Direct Hit

Selling Books Here, There, and Everywhere

DKFL distributor Susana Alverdi selling her wares at a Book Look
DKFL distributor Susana Alverdi selling her wares at a Book Look (Photo By John Anderson)

Recently, when I called bookseller Kelly Crane, her answering machine stated that she couldn't wait to tell me and her other callers "all the new and exciting things that are happening with our company," which was welcome news since the very reason I had called was to hear about all the new and exciting things that are happening with her company. Crane is Texas' highest-grossing distributor of Dorling Kindersley Family Learning (DKFL) books, the direct sales division of parent company Dorling Kindersley (DK). Crane and the other 23,000 people in America who sell DKFL books, the great majority of them women and mothers, are called "distributors," a somewhat stiff term for these typically extroverted and unanimously enterprising salespeople. At events called Book Looks, Tupperware-style parties where the 2,400 DK products are sold, and at book fairs, trade shows, craft shows, PTA meetings, and teacher conferences, consumers can buy books more cheaply than they can at bookstores (not to mention that there are 300 exclusive DKFL titles that bookstores are not allowed to sell). That's why DKFL and its parent company, Dorling Kindersley (DK), as well as several other publishers who have instituted direct sales to consumers, are putting traditional booksellers on the defensive. Publishers who stock their titles in bookstores and sell the same titles through home parties have ended up antagonizing booksellers, though the publishers insist direct sales are only complementary to traditional bookselling. DKFL's oft-repeated mission is to create "a learning center in every home and a love of learning in every heart." It's an idea that has fallen on receptive ears in Austin. "It's a very academic attitude, people are very willing to spend their last dime on their children's education," Crane, who lives in Marble Falls, says about the success of DKFL sales in Austin (there are currently 83 distributors in Austin; two months ago there were 40).

"One of the reasons our division of the publisher was created," Crane says, "was because the company did a market study and found that only 30% of people in the United States go to bookstores." The low turnout may be due to geographical circumstances -- not everyone lives near a bookstore -- but more importantly, she says, the low percentage is the result of "lifestyle" decisions. Everyone is busy, she points out, and bookstores aren't always receptive to mothers toting toddlers throughout the store. To publishers eager to establish sales strongholds in an increasingly competitive marketplace, infrequent bookstore traffic is reason enough to begin selling books directly to consumers.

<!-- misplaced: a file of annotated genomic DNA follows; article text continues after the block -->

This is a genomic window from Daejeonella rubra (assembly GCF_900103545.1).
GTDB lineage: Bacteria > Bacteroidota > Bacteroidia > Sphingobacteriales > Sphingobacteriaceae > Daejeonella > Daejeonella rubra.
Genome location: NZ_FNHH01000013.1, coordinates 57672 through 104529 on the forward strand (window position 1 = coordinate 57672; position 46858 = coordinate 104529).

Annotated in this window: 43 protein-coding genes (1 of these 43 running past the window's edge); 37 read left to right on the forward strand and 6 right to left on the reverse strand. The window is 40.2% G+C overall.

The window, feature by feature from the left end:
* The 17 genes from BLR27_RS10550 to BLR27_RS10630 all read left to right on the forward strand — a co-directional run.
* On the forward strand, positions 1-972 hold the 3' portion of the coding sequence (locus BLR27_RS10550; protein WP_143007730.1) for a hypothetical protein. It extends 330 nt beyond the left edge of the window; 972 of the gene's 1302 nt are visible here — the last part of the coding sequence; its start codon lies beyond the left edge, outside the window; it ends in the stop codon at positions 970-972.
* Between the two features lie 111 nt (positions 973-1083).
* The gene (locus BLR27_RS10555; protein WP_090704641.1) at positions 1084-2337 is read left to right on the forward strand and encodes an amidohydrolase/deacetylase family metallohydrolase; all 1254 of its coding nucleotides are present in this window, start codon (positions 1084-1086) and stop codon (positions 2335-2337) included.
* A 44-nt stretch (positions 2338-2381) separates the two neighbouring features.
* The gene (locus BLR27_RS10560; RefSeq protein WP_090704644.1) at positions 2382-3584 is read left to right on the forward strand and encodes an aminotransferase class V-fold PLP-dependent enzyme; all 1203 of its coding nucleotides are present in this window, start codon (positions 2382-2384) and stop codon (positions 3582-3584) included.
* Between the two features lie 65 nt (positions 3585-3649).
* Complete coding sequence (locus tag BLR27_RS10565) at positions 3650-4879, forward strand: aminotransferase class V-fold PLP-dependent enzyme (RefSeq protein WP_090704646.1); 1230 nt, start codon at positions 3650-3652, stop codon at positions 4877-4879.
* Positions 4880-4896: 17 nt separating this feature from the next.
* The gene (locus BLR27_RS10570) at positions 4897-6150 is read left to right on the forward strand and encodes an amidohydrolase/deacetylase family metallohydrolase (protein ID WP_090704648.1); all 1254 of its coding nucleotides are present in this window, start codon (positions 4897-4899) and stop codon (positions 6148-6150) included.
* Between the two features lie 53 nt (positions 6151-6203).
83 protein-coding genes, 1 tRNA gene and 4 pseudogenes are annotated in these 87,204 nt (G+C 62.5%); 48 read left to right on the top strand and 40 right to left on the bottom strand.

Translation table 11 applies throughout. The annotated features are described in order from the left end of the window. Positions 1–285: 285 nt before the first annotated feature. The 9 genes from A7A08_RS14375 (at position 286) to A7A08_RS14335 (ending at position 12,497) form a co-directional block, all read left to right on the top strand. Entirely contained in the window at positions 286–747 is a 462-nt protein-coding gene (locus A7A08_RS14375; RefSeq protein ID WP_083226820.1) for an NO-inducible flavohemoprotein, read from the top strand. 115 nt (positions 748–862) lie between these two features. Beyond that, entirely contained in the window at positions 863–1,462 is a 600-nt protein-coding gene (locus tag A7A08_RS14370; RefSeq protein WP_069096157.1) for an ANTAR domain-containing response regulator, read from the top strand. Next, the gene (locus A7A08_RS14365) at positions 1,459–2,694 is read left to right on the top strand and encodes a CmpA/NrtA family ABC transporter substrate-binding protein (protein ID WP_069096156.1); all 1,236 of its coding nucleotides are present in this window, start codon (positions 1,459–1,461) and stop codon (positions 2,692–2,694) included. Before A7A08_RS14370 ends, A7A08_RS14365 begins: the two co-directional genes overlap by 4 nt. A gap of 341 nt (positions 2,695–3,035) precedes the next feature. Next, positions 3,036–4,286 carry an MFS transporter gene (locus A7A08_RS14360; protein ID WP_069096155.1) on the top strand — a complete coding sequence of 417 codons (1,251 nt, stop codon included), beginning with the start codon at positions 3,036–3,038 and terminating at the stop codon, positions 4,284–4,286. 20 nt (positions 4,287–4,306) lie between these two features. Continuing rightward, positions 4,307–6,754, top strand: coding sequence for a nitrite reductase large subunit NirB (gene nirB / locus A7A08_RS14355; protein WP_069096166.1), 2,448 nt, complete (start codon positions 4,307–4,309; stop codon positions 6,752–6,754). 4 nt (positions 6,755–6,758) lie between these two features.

Direct Hit
Photo By John Anderson

But there are other, more complex reasons DK chose to develop a direct sales division. DK chairman and CEO Peter Kindersley, who lives in London, DK headquarters, is the satisfied product of home schooling, an experience it seems he has catapulted into company lore. Dan Muttart, the vice-president of marketing at DKFL, says that behind Kindersley's educational background is "a movement to say if we can give parents an opportunity to have a source of income for their household, maybe a secondary source of income that allows one of the parents to be at home with a child and to aid in their learning experiences, it's also going to help us create that love of learning in every heart because the parent will have time to spend with the child." Secondly, Kindersley touts the idea that customers simply need to see the inside of his books to be convinced of their vibrant, disturbingly irresistible allure. DK products have a white background, which makes the images and text stand out in a more vibrant fashion; most two-page spreads in DK books feature one central icon that grabs the reader's attention; 80% of DK images are shot by the company's own photographers and satisfy inquisitive viewers' desire to see things as they really are; and the text in DK books is extremely concise, so that readers can grasp ideas quickly and move in any order around the page and always find clearly presented information. Thus, an interactive reading process, one that Kindersley realized was not being marketed well in bookstores where only the spine of a book is immediately visible to customers. Just open a DK book, the thinking goes, and you'll be hooked. Muttart says that the graphic style of his company's books is "very unique," and that it "really creates interest for children and adults and enhances the readability of our books and you can't talk about that on a book flap very well, but you can talk about it in a home setting."